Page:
A team of Johns Hopkins University graduate students that invented a sensor that ignores background noise and could improve everything from telemedicine to Zoom calls has won the runner-up award in the Collegiate Inventors Competition.
The honor, announced today, comes with a $5,000 prize. The annual competition, founded by the National Inventors Hall of Fame to encourage innovation and entrepreneurship at the collegiate level, was held virtually this year.
There were 10 finalist teams from nine colleges and universities. Johns Hopkins also had an undergraduate student team that made the finals. Judges were inventors and innovation experts including those from the National Inventors Hall of Fame.
JHU's winning team of graduate students is called "Hearo," a name that's a hat tip to their invention—an acoustic sensor that can detect very specific sounds within in noisy environments. The team of doctoral students leveraged the skills of Ian McLane, who'd already created an electronic stethoscope; Valerie Rennoll, who has a background in creatively using materials to minimize interference; and Adebayo Eisape, who specializes in creating objects that generate their own energy.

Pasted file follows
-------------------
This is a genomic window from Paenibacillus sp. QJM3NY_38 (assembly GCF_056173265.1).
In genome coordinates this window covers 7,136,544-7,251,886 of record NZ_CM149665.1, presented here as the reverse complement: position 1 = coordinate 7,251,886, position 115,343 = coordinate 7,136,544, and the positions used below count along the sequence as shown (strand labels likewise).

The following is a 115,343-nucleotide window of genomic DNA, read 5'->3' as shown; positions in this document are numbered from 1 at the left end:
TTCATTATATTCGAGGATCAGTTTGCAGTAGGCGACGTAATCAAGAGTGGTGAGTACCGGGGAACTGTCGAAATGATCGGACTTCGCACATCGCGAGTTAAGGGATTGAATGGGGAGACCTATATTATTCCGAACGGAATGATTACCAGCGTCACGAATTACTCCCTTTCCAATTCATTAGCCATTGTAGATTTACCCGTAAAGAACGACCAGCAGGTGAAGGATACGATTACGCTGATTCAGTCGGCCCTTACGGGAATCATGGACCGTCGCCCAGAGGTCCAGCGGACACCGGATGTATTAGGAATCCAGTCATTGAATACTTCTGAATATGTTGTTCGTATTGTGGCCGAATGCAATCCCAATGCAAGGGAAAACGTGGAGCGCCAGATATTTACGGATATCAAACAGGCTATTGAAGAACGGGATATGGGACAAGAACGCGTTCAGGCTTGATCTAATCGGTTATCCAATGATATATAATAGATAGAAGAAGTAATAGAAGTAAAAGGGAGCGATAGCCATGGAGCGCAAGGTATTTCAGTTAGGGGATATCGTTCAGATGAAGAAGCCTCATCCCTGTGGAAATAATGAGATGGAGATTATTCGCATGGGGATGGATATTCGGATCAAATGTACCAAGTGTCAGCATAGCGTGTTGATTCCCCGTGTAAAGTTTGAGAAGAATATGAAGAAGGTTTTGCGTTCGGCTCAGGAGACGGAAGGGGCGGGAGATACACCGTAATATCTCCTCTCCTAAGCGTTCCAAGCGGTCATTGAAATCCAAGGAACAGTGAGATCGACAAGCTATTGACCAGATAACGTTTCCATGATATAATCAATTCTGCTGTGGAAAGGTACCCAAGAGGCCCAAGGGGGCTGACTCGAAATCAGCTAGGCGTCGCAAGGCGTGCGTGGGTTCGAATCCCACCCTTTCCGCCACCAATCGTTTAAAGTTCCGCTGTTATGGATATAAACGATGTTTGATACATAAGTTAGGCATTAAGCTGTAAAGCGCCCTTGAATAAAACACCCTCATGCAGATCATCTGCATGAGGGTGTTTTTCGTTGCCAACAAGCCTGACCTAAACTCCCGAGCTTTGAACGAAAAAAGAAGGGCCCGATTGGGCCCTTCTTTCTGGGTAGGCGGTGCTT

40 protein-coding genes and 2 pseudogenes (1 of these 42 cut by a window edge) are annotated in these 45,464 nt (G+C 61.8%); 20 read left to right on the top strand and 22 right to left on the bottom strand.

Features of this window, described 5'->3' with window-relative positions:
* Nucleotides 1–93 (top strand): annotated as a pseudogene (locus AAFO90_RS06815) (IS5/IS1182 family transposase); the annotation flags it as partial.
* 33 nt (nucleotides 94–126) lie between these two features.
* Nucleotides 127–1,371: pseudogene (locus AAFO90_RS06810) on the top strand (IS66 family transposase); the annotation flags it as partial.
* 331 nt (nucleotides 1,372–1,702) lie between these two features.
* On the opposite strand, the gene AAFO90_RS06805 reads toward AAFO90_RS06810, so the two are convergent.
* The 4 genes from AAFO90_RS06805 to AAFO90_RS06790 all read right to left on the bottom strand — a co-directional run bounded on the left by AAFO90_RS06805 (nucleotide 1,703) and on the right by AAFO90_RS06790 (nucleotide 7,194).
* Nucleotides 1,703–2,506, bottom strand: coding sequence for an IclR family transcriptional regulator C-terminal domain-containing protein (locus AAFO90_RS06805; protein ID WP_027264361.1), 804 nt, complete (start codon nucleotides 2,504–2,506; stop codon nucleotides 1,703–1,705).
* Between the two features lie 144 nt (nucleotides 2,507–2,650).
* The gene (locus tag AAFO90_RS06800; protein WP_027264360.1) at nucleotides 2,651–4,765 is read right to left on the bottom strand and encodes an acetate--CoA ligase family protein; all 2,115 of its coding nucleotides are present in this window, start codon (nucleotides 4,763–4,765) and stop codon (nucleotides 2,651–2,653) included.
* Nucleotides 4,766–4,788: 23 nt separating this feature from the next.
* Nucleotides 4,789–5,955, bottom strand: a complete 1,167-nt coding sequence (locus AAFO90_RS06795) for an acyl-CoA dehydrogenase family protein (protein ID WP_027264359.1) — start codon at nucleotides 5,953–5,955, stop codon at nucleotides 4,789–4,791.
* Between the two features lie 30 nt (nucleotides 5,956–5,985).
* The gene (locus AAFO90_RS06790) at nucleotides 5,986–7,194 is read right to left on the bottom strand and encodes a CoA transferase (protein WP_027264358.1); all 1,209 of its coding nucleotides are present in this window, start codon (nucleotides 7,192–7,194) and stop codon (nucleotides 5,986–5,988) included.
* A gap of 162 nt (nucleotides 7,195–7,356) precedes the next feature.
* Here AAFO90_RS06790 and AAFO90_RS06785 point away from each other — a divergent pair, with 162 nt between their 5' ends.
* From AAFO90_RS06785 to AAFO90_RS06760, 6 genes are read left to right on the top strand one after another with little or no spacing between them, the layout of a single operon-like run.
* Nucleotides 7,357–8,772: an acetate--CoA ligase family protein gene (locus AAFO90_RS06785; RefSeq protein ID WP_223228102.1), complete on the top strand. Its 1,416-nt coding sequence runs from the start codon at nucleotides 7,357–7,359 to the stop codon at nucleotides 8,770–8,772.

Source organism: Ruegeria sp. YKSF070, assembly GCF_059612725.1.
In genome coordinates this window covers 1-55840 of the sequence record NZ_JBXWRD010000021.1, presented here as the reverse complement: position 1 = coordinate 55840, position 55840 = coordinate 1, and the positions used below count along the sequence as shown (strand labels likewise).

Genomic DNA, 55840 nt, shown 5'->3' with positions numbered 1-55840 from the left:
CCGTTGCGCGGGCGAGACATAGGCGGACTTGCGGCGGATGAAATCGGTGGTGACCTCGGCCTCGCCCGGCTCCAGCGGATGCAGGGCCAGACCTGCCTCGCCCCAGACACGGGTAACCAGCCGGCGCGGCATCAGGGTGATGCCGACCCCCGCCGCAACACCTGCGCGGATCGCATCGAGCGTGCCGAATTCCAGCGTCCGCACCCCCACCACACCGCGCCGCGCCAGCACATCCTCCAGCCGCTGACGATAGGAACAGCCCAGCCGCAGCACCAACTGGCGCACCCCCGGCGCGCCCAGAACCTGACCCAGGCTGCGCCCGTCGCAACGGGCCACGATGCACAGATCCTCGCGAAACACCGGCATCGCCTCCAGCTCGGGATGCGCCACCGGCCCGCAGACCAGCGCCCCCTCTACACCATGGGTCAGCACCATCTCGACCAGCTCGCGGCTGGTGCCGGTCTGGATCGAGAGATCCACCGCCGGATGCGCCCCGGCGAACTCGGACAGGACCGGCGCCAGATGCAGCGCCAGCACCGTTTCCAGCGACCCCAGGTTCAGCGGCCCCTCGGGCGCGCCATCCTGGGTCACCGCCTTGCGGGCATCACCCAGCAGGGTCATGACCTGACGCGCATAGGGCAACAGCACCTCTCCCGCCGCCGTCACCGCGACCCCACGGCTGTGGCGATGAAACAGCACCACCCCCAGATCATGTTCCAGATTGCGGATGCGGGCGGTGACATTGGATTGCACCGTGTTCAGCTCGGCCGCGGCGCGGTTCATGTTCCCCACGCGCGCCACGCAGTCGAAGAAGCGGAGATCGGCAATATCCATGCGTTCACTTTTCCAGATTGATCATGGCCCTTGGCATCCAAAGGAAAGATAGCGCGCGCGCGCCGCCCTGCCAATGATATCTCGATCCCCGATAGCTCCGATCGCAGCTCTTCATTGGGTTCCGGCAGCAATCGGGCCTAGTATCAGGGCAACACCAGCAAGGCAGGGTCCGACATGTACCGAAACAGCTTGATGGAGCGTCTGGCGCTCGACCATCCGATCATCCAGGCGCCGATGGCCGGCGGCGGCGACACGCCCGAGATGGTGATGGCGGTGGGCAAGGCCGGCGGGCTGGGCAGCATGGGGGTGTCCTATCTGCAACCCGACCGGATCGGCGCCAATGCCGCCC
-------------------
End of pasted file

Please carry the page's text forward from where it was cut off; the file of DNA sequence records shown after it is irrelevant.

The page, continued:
"I'm thrilled to have placed in the CIC, it is really rewarding to know that accomplished inventors think our device has the potential to make a real impact," Rennoll said.
The sensor the team created has many possible uses. It could be part of a wearable device that would detect a patient's vital signs for remote care-giving. If placed on dolphins or whales, researchers could track their sounds and calls. It could help bands record music without having to use a high-tech studio.
"Global crises and challenges don't stop innovation—they accelerate it," National Inventors Hall of Fame CEO Michael Oister said in a statement. "We are proud to recognize these young inventors who demonstrate the innovation mindset that empowers them to think big and solve the world's greatest problems."
The undergraduate team that made the finals, named Benegraft, devised a tool to make it easier for surgeons to perform rhinoplasties.
Johns Hopkins has had finalists in this competition 24 times, and 14 winning teams.